The Mortgage Treason Of The Intellectuals And Regulators

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The new enthusiasm for government regulation of the financial sector often rests on a double standard that sees markets as fever swamps of irrationalism and government as the well of refreshingly rational guidance. Unfortunately, there’s no justification for this view of things.

In fact, regulatory pressure helped get us into the mess we’re in. Sometimes this was an unintended consequence of regulations. Think risk capital requirements encouraging banks to manage risk through credit default swaps or off-balance sheet vehicles. Sometimes it was an intended consequence–such as the government pressuing bankers to make loans on “flexible” underwriting standards.

The role of regulators in creating the mortgage crisis is lost on those who befuddle themselves with statistics about high price loans or literalism about what the words of a statute require. These are the kind of people who would see a murderer leave a dark room with a bloody knife, but demand to see an Excel spreadsheet before they would believe anything untoward had taken place in the darkness. Fortunately, normal people can recognise evidence when they see it.

The latest bit of evidence of regulatory pressure for lax underwriting comes from the 1998 “State of The Nation’s Housing” report from Harvard University’s Joint centre for Housing Studies. It’s interesting to pay attention to these early studies. Before the housing bust, intellectuals who favoured regulation had problem admitting what they now vigorously deny–that regulations contributed to lax lending. In 1998, the Harvard study explained that regulatory pressure to make home buying more accessible to low-income and minority households had resulted in “flexible” lending standards.

The study goes on to explain how a number of innovations were accomplishing this regulatory goal. Now they look like a recipe for toxic mortgages. The Harvard guys praised:

  • Option ARM mortgages
  • Low down payments
  • Mortgages originated to be refinanced
  • Automated mortgage lending

The next time someone tells you that our current mess could have been resolved by more regulation or rational limits dreamed up by intellectuals, remind them that regulators and intellectuals were pushing for the very kinds of mortgages that have proved so troublesome.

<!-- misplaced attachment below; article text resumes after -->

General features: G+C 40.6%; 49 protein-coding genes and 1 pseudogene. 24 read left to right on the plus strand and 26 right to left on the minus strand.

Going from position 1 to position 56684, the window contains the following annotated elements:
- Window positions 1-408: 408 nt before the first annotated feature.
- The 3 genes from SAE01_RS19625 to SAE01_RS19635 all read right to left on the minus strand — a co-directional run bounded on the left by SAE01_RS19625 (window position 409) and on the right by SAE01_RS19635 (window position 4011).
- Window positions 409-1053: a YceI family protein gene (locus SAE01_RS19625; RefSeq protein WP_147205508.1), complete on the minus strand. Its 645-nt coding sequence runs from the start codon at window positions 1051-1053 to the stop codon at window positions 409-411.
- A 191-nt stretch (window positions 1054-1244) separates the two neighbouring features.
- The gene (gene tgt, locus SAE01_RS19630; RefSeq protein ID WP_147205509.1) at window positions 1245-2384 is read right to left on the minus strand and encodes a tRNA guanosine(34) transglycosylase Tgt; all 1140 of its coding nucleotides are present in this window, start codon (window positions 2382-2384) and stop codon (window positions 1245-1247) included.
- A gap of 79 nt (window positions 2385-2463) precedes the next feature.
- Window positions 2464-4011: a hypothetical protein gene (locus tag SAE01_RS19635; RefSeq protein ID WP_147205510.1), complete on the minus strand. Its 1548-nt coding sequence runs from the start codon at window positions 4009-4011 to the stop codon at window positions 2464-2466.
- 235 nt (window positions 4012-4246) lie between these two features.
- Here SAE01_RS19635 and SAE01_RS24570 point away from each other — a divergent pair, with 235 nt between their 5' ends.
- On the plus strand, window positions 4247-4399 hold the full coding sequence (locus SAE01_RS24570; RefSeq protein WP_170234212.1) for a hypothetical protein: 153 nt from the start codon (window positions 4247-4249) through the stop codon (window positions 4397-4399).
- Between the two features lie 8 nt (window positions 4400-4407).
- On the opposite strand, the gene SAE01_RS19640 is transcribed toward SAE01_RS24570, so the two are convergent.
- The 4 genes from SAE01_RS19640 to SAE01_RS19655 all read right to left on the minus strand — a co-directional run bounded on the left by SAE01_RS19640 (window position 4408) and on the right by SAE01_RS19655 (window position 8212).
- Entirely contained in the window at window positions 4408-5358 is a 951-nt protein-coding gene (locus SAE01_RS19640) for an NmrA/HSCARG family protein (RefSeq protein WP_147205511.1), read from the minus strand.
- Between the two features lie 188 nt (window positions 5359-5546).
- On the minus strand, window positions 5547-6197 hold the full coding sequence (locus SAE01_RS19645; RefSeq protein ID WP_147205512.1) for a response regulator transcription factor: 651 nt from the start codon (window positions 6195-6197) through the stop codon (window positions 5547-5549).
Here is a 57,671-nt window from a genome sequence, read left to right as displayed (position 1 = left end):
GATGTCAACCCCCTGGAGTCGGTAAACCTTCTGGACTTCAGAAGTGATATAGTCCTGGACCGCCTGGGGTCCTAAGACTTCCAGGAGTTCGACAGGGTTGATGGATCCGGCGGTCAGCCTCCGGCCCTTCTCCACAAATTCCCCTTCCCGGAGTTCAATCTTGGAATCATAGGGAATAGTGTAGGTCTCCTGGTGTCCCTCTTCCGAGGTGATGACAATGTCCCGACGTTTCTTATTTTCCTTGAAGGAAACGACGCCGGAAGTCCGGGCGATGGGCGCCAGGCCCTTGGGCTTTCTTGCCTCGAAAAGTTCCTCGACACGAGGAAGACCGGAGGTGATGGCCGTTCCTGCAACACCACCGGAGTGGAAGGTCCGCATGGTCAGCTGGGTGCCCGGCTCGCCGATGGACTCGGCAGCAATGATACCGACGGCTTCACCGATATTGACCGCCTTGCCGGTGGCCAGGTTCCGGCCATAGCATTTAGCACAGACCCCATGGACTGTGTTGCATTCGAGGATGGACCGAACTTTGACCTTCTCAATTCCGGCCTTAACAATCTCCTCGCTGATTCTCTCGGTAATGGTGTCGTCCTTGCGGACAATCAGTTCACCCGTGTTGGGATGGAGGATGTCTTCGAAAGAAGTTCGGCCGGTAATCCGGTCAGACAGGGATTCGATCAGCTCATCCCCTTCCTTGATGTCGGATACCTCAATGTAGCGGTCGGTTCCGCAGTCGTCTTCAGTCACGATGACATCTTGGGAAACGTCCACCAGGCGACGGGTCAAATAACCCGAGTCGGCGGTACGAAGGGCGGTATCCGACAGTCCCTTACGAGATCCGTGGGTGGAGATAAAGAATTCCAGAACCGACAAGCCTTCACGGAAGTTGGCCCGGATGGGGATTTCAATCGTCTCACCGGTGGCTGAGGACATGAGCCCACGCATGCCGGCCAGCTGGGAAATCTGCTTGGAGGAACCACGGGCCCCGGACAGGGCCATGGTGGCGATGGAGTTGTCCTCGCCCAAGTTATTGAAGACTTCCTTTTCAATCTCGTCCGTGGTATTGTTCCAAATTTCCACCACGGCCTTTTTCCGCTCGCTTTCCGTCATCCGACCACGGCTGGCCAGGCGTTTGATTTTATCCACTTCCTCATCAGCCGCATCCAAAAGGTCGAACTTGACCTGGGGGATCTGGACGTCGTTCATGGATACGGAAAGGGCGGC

Here’s an excerpt from the Harvard study.

In addition to a buoyant economy, the overall housing industry owes its enduring vigor to
innovations in mortgage finance that have helped not only expand homeownership opportunities,
but also reduce market volatility. Under market and regulatory pressure to make homebuying
more accessible to low-income and minority households, financial institutions have revised     
their underwriting practices to make lending standards more flexible.
In the process, they have
developed several new products to enable more income-constrained and cash-strapped borrowers
at the margin to qualify for mortgage loans.
     Lenders first began offering adjustable-rate mortgages in the early 1980s when interest rates
climbed sharply (Table A-5). With initial rates significantly lower than those on standard 30-year
fixed-rate mortgages, adjustable mortgages accounted for nearly two-thirds of all home loans
originated in 1984. Although the one-year adjustables made ownership initially more affordable
to a larger pool of potential buyers, they also passed on the risk of interest-rate increases to
borrowers each time the mortgage reached its annual anniversary. In the early 1980s, though,
borrowers viewed this as an acceptable trade-off because interest rates were skyrocketing.
     Now that both mortgage interest rates and home price inflation are at much more modest
levels, financial institutions are offering a growing array of adjustable-rate products to meet the changing needs of both businesses and households. Today, adjustable mortgages are configured with a wide variety of initial adjustment periods, interest rates, and adjustment indexes (Fig. 6).

  Lower downpayment requirements have also helped to reduce the upfront cash burden that
prevents many potential buyers from purchasing a home. For example, the downpayment
requirements on some loans have been reduced
to less than 5 per cent. In addition, most of the
new mortgage products allow sellers to contribute to closing costs, and some waive cash reserve
requirements when the loan is closed. Lenders are also selectively raising the maximum   
mortgage payment a given income can carry
, and allowing borrowers to use timely payment of
rent and utilities to establish a credit record.
     At the same time, innovations in information technology have allowed mortgage lenders to
streamline their operations, thereby reducing both the cost and time required to process loans.
The combination of more mortgage products and lower transaction costs helps to keep buyers in
the market even when interest rates rise. Homebuyers can now a pick a mortgage product that
best suits their income and risk tolerance when they buy. They can then readily switch, at
relatively little cost, to a more desirable product as economic or personal circumstances change.

     This is not to say, however, that housing markets are no longer vulnerable to broad downturns
in the economy. Prospective homebuyers must still feel confident about the future before they
make a long-term investment in a new home. And rising interest rates can still force marginal
borrowers out of the homebuying market.

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